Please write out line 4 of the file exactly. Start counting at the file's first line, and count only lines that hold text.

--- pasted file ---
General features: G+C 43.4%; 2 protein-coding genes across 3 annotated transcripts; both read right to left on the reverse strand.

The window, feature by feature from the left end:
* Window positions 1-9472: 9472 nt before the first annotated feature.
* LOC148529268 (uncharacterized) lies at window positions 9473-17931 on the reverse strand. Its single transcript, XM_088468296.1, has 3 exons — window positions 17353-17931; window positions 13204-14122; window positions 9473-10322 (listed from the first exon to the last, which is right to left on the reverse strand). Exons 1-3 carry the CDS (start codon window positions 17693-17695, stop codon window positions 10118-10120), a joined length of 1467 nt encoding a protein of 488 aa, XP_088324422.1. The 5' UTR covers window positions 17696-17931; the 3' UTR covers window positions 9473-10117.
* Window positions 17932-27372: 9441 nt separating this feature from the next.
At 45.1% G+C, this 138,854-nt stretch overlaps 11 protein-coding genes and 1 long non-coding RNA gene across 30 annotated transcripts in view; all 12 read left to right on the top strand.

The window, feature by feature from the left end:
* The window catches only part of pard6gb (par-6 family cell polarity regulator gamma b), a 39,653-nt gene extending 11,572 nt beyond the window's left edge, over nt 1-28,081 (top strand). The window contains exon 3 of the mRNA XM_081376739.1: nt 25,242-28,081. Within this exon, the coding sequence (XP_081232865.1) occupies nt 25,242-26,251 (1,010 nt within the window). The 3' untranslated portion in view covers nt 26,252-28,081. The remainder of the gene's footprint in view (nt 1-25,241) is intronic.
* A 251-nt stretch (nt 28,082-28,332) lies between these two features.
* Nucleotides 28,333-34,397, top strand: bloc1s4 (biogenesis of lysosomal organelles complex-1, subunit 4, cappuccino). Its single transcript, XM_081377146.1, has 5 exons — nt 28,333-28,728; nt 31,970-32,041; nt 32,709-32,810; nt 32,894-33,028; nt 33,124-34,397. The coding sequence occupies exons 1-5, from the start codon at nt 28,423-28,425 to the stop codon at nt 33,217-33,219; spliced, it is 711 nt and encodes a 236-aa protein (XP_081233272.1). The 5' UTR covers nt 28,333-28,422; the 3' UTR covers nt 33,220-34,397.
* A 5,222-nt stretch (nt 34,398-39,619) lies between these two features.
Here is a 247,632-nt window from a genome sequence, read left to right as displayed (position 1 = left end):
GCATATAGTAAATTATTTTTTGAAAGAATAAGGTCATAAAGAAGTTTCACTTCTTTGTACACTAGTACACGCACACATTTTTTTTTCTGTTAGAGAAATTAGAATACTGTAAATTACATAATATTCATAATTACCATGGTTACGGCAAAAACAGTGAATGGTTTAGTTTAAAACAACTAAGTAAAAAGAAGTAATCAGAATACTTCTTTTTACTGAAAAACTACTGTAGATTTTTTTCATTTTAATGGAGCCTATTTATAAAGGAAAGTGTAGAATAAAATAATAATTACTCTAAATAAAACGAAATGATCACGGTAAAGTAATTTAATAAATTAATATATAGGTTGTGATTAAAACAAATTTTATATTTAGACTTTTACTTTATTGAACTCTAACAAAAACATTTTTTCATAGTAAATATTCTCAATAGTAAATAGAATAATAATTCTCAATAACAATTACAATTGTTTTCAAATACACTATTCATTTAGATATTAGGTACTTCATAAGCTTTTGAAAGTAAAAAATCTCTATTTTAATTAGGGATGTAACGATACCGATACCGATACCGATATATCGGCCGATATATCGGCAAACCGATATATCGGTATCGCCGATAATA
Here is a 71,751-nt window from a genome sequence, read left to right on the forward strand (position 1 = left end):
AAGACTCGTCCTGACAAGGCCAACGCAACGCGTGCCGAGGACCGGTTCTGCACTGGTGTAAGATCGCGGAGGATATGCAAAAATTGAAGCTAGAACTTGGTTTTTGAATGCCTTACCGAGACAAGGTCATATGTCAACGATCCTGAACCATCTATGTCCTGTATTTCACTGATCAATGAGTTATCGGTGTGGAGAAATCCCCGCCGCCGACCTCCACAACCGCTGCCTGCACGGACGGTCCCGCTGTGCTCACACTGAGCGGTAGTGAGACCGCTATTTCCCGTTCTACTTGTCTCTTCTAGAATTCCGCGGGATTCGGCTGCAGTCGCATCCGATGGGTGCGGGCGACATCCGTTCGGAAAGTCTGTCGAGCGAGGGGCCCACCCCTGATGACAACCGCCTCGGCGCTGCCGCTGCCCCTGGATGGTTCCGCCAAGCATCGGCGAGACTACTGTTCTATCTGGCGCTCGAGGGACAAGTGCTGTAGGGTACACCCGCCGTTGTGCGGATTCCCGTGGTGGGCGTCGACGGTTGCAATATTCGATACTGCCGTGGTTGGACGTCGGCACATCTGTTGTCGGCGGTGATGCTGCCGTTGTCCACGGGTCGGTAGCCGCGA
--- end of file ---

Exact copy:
* LOC148529268 (uncharacterized) lies at window positions 9473-17931 on the reverse strand. Its single transcript, XM_088468296.1, has 3 exons — window positions 17353-17931; window positions 13204-14122; window positions 9473-10322 (listed from the first exon to the last, which is right to left on the reverse strand). Exons 1-3 carry the CDS (start codon window positions 17693-17695, stop codon window positions 10118-10120), a joined length of 1467 nt encoding a protein of 488 aa, XP_088324422.1. The 5' UTR covers window positions 17696-17931; the 3' UTR covers window positions 9473-10117.